Wednesday, May 7, 2014

The Sky's Not Falling, That's Just Rain.

Hello fellow war-gamers and hobbyists!
In case you haven't heard by now (for the expanses of the Imperium are vast, and the rest of the galaxy has enough dark places to lose oneself), something new is headed our way, in the form of a rules change!

Call it what you will, a new edition, an update, a 'service pack' even; it's a change just like any other.  Change is constant, and generally the 'good' or 'bad' aspect is a matter of your point of view, in my humble opinion. This 6.5/7th edition is no different. Bear with me while I lay out my thoughts on the subject.

From the rumors as well as the leaked pictures from the next White Dwarf circling around, we know a few things, but still don't have the full picture. For example, yes, Unbound armies are an excuse to throw as many Riptides, Helldrakes, Wraithknights, and Seer Councils onto the table as possible. It will be insane. But consider, with dataslates and Farsight allies, wasn't already possible to get, what, 4 Riptides on the table at 2k? And how many Helldrakes could you squeeze into a double FOC 2k list?How many people actually made a habit of doing that? You'll have to forgive me, I'm not a tournament player beyond a few local League events, so while I keep abreast of the net lists making the rounds, I don't often worry about them. Seriously though, yes there will be people who throw the craziest lists they can afford/think of on the table, just because, but there are a few reasons I won't lose sleep over it, and I'd suggest you do the same.

First off, Unbound vs. Bound armies are only one aspect of the update. We don't know what the bonuses are for running a Bound army yet, and I'd expect them to be somewhat significant (maybe not by themselves, but when combined with the other changes we'll be seeing, I'm guessing a crafty general won't be hurting too bad, no matter what they face), though I honestly don't even have a guess as to what they'll be...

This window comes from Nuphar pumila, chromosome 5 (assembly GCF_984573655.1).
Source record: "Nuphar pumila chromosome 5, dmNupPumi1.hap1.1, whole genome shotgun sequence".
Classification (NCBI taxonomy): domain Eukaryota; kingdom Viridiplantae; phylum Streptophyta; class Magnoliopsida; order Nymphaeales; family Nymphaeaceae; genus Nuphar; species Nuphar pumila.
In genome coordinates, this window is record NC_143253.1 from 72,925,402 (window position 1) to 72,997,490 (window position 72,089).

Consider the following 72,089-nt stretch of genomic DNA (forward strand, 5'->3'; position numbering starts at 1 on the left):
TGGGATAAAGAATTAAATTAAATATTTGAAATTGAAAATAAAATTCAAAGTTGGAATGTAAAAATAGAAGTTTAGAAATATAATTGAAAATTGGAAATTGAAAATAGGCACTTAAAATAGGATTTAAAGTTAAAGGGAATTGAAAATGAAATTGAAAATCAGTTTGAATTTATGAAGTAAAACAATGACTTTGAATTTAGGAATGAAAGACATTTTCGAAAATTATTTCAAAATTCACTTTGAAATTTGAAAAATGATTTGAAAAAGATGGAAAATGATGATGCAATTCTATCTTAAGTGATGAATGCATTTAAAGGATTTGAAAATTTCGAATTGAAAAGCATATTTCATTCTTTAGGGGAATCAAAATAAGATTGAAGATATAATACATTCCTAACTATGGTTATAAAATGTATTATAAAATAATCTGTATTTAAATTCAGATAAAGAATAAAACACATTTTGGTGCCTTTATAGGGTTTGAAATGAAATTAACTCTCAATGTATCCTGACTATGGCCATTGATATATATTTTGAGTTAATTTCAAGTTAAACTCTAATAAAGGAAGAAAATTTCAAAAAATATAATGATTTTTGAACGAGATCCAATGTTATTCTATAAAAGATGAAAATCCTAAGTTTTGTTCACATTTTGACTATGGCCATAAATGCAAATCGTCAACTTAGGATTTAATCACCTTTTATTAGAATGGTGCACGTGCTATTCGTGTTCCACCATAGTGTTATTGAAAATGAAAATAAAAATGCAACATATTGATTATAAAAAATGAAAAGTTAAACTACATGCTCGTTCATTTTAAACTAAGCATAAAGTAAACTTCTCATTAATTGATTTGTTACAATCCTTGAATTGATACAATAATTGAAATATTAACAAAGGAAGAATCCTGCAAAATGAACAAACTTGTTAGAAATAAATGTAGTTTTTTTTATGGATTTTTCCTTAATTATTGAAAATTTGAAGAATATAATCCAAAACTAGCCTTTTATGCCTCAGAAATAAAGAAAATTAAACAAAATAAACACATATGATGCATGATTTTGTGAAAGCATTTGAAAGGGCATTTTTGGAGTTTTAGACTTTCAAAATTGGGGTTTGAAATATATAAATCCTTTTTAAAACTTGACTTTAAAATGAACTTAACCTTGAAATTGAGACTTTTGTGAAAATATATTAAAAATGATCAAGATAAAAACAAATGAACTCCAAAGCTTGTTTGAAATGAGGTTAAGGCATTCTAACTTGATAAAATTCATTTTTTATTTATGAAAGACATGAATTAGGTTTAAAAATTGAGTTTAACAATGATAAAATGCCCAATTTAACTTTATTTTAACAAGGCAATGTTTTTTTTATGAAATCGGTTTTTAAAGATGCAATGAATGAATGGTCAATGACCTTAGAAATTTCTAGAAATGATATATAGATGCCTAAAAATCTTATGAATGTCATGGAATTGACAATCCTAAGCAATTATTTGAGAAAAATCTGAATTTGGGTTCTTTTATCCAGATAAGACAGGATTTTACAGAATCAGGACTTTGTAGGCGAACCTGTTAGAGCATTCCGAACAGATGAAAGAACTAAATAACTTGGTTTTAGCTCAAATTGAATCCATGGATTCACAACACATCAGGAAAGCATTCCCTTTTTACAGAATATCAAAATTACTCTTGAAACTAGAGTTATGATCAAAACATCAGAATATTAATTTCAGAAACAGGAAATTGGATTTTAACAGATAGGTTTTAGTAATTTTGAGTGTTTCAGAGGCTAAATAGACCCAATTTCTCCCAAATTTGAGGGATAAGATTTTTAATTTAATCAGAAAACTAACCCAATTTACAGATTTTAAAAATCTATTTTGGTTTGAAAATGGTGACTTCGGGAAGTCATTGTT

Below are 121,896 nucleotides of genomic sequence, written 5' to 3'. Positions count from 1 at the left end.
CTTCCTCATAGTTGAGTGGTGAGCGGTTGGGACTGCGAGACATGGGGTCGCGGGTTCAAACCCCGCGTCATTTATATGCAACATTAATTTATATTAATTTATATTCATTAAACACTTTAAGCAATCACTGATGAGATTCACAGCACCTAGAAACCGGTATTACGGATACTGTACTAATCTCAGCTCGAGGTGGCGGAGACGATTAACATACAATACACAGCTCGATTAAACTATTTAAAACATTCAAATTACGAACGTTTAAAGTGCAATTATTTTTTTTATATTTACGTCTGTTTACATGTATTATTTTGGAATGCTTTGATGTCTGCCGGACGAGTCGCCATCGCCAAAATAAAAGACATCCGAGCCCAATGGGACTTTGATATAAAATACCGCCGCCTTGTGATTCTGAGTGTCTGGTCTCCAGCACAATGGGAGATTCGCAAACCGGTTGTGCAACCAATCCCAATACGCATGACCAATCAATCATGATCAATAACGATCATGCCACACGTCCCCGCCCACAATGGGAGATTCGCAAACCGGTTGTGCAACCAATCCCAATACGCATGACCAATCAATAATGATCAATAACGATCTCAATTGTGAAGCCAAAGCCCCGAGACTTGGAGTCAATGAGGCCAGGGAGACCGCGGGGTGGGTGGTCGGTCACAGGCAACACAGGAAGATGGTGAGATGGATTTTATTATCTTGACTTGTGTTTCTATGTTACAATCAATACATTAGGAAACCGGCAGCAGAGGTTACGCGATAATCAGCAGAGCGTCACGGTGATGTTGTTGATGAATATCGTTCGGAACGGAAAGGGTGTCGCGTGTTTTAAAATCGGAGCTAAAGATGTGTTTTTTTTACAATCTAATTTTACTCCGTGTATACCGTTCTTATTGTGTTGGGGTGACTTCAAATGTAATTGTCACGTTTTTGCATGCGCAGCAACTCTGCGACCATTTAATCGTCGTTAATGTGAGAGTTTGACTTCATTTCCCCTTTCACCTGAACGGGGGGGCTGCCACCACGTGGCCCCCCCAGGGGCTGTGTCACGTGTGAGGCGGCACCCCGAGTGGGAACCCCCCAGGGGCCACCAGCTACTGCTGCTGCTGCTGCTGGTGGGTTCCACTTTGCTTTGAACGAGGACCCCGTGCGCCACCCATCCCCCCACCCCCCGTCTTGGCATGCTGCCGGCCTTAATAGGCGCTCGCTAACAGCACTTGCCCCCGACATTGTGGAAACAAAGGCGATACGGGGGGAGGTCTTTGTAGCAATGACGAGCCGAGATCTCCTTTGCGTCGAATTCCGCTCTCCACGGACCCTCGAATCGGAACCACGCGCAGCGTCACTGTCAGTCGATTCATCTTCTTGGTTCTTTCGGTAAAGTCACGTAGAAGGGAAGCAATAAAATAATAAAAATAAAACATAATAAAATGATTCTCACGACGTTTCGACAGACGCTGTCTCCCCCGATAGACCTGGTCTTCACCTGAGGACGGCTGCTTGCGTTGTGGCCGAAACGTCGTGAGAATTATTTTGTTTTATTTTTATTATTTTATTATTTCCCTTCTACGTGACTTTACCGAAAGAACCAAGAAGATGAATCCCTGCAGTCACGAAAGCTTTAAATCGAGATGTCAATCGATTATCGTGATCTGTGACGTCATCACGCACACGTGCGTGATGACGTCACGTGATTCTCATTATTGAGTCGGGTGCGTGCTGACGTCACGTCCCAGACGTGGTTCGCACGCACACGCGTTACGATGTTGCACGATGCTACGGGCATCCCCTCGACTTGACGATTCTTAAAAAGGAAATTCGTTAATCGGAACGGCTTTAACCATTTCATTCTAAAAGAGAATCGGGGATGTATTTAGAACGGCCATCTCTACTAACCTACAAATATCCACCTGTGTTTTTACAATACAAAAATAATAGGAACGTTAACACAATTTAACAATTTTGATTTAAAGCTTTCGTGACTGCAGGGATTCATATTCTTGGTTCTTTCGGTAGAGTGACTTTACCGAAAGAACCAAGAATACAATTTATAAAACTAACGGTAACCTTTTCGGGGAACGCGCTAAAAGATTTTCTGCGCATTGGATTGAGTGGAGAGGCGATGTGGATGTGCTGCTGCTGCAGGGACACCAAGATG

Secondly, unless GW changes what type of units can hold objectives, even an Unbound army would be wise to take at least a few, otherwise their entire singular strategy is reduced to "table the other guy." Granted, with the shifting objectives we'll be seeing more of with the cards that have been announced, it may become less about holding objectives all game, and more about having a balanced enough army to make use of whatever cards you draw at any given time. "But what if the cards aren't that varied?" I hear people asking. Onward, to the next point!

Another rumor floating around is the possibility of "sidboarding" in up to 25% of your army. In other words, make a solid 1500 core (or equivalent, my FLGS just happens to gravitate toward 2k lists), and then make a few 500 additions that you can take to meet more varied challenges. This idea should be a boon to anyone, facing a Bound or Unbound list not withstanding. That's one hell of an advantage, especially if you're going second and get to choose your sideboard in response to your opponents. I see a lot of Coteazs and Barons making appearances to help grab first turn after sideboards are picked to get the best of both worlds.

Then, there's the new Psychic Phase. I don't see this being a huge difference facing Bound vs. Unbound armies, but it is a change, so I'll put in my too cents. As primarily a Space Wolf player with a growing Eldar army, I like the idea of one phase to get all my psychic-ing done and move on from there, instead of keeping track of blessings in one phase and wychfires in another. The idea of dispel dice is interesting, I look forward to seeing how it's implemented (even though I expect it will give GW the reason it needs to get rid of my Rune Priests' 4+ Deny the Witch altogether). It's just another difference to adapt to.